By Ed Barnett — As I am writing this editorial on the last day of my work in the Rocky Mountain Conference, I gave myself into a moment of wondering what our church would be like a generation on, say in 2040. It is a random choice of a year, but a worthwhile moment of imagining the future.

Now believe me, I hope we are in heaven long before 2040! But if that is not the case, what will the Seventh-day Adventist Church in North America look like? I am not a prophet, but after 42 years in ministry I have seen some trends that I believe will continue and I imagine they will have a profound effect on our church as we know it today. Let me illustrate.

First, the small congregations which have, in many ways, been the backbone for the church, will continue to dry up and eventually cease to exist. Many of the towns that they are in are already on the verge of collapse as well. The little rural towns throughout Wyoming and the eastern plains of Colorado today are not the thriving communities that they once were. The same goes for farming. The small farms will be gone. Some of my friends are farmers and they have 3,500 acres of land and these can keep up with the farm equipment available today, but the little prairie farms are simply going away.

Another trend that I am seeing is that the big churches in Denver, for instance, are struggling because as more and more people are priced out of the cities, they move out further and further away from the city centers. Some of our major churches that have, over the years, subsidized the small ones are shrinking as people are commuting to the churches out in the suburbs instead.

So, what will happen to our church? What should we expect?

First, thank goodness God oversees His Church. He will continue to guide it through the turbulent times we are living in. Ellen White, the church’s founding pioneer, says the church will look like it is going to fall apart, but it will go forward till the end. All is not bleak.

You must admit that here in the United States, we have had it pretty cushy when it comes to our church. A lot of times, the pastors just spend time taking care of the saints. They really haven’t spent a lot of time out in the world winning souls for God’s Kingdom. Many of our members feel it is the pastor’s job to do both the congregational work and the soul winning. And if he or she is not able to do it, then they recommend hiring an associate pastor or a Bible worker to do it. Someday, some way, we need to realize that every one of us is called by God to do the work of ministry. Every one of us needs to be involved in the soul winning mission.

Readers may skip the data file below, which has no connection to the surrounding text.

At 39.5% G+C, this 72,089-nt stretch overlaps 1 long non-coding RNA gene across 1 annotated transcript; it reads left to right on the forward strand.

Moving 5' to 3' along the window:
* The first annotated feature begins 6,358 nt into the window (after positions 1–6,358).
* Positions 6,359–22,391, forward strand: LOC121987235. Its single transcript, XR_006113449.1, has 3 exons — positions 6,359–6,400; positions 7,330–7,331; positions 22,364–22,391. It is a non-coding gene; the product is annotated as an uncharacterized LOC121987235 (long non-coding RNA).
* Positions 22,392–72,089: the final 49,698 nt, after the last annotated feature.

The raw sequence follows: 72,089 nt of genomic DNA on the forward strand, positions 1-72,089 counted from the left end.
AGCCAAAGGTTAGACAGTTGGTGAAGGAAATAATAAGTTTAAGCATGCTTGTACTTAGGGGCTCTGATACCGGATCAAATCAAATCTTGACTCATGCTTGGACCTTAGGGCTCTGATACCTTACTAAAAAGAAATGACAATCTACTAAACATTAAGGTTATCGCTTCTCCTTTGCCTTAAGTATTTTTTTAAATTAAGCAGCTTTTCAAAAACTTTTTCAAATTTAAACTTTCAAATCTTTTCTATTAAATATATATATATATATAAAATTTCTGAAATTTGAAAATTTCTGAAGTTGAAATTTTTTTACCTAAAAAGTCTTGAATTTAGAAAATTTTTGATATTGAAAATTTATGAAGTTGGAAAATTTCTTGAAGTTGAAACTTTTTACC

It wouldn’t surprise me if, in many areas, we may have to hold more home churches where the faithful laity will oversee services on Sabbath morning and during the week. We may not have the fanciest music, like in some churches, but we can certainly have meaningful and heartfelt worship and fellowship which is critical to our wellbeing.

The Bible warns us that near the end of time on this earth the church will be “lukewarm.” I believe we are already there. We all need to get back to the basics, spend more time with Jesus in His Word and on our knees, get back to the strong relationship we need in Jesus.

Yes, the church, as well as how we do church, is changing all the time, but the church won’t save us; it is only Jesus Christ who can do that. My fellow believers, we have to stop playing church for a couple of hours a week and start spending time with Jesus daily to see our way through the exciting, yet difficult days that lie ahead.

May we always remember that God is in control, and that we can’t go wrong if we stay close to the captain of the ship. Jesus is coming soon, turbulent times are all around us, and church may look different in the days ahead, but keep your eyes on the prize, as heaven is not far away! The day is coming when God’s church will be triumphant, and I want to always be faithful to Him to be a part of that faithful group of people who will be in heaven soon!


–Ed Barnett, RMC president, retired on August 31. Email him at: [email protected]

Thank You


This is the last edition of Mountain Views under the editorial leadership of Ed Barnett. He retired as of the end of August. He provided editorial direction and guidelines to foster conversation in the church about issues that we usually talk about and dissect at the dinner table and in the church lobby. He often said, “There will be those who will disagree with what we publish. We need to be honest with ourselves, learn beyond what we know, stick to what the Scripture says, and be free to disagree with each other.” His guidance was appreciated over the last six years, and his interest in helping the church have a deeper understanding of what we believe and who we are was crucial to this publication.

There is no doubt that he will continue to be a faithful reader and creative critic. The Editorial Team will miss Ed’s frequent reminder that Jesus is coming soon. Mountain Views will continue under the editorial leadership of Mic Thurber, new RMC president

Rajmund Dabrowski, Editor